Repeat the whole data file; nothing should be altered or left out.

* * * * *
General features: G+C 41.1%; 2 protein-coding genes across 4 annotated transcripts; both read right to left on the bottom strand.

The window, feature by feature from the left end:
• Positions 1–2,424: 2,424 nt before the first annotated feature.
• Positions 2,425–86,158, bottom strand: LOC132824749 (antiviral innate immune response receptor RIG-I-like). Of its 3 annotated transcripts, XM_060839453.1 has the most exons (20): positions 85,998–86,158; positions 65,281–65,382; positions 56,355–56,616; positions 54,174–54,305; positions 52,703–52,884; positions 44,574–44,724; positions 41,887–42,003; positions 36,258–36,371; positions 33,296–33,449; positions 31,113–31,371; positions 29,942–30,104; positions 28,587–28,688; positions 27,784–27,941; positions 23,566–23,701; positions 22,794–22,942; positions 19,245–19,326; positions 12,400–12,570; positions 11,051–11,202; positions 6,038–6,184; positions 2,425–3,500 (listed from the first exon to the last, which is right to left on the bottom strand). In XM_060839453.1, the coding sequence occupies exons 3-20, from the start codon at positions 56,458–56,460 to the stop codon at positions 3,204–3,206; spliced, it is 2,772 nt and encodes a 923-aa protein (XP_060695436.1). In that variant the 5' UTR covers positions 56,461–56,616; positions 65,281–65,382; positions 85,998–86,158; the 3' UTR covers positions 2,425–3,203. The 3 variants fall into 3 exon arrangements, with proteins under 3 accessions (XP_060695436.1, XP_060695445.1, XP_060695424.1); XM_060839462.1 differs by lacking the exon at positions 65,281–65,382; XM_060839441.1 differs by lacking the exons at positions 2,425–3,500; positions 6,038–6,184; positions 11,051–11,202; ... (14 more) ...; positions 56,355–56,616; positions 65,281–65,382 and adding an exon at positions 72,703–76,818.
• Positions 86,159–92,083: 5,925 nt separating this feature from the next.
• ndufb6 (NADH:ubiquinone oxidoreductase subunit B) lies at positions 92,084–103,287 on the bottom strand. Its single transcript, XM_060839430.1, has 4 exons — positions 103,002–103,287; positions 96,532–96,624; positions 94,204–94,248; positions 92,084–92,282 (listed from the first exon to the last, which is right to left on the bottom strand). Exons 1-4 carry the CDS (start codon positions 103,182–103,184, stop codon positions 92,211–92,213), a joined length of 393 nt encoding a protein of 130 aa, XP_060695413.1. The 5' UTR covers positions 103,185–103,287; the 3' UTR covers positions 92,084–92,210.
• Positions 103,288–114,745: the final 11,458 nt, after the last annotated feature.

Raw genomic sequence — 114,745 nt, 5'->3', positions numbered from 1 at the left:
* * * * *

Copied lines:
General features: G+C 41.1%; 2 protein-coding genes across 4 annotated transcripts; both read right to left on the bottom strand.

The window, feature by feature from the left end:
• Positions 1–2,424: 2,424 nt before the first annotated feature.
• Positions 2,425–86,158, bottom strand: LOC132824749 (antiviral innate immune response receptor RIG-I-like). Of its 3 annotated transcripts, XM_060839453.1 has the most exons (20): positions 85,998–86,158; positions 65,281–65,382; positions 56,355–56,616; positions 54,174–54,305; positions 52,703–52,884; positions 44,574–44,724; positions 41,887–42,003; positions 36,258–36,371; positions 33,296–33,449; positions 31,113–31,371; positions 29,942–30,104; positions 28,587–28,688; positions 27,784–27,941; positions 23,566–23,701; positions 22,794–22,942; positions 19,245–19,326; positions 12,400–12,570; positions 11,051–11,202; positions 6,038–6,184; positions 2,425–3,500 (listed from the first exon to the last, which is right to left on the bottom strand). In XM_060839453.1, the coding sequence occupies exons 3-20, from the start codon at positions 56,458–56,460 to the stop codon at positions 3,204–3,206; spliced, it is 2,772 nt and encodes a 923-aa protein (XP_060695436.1). In that variant the 5' UTR covers positions 56,461–56,616; positions 65,281–65,382; positions 85,998–86,158; the 3' UTR covers positions 2,425–3,203. The 3 variants fall into 3 exon arrangements, with proteins under 3 accessions (XP_060695436.1, XP_060695445.1, XP_060695424.1); XM_060839462.1 differs by lacking the exon at positions 65,281–65,382; XM_060839441.1 differs by lacking the exons at positions 2,425–3,500; positions 6,038–6,184; positions 11,051–11,202; ... (14 more) ...; positions 56,355–56,616; positions 65,281–65,382 and adding an exon at positions 72,703–76,818.
• Positions 86,159–92,083: 5,925 nt separating this feature from the next.
• ndufb6 (NADH:ubiquinone oxidoreductase subunit B) lies at positions 92,084–103,287 on the bottom strand. Its single transcript, XM_060839430.1, has 4 exons — positions 103,002–103,287; positions 96,532–96,624; positions 94,204–94,248; positions 92,084–92,282 (listed from the first exon to the last, which is right to left on the bottom strand). Exons 1-4 carry the CDS (start codon positions 103,182–103,184, stop codon positions 92,211–92,213), a joined length of 393 nt encoding a protein of 130 aa, XP_060695413.1. The 5' UTR covers positions 103,185–103,287; the 3' UTR covers positions 92,084–92,210.
• Positions 103,288–114,745: the final 11,458 nt, after the last annotated feature.

Raw genomic sequence — 114,745 nt, 5'->3', positions numbered from 1 at the left: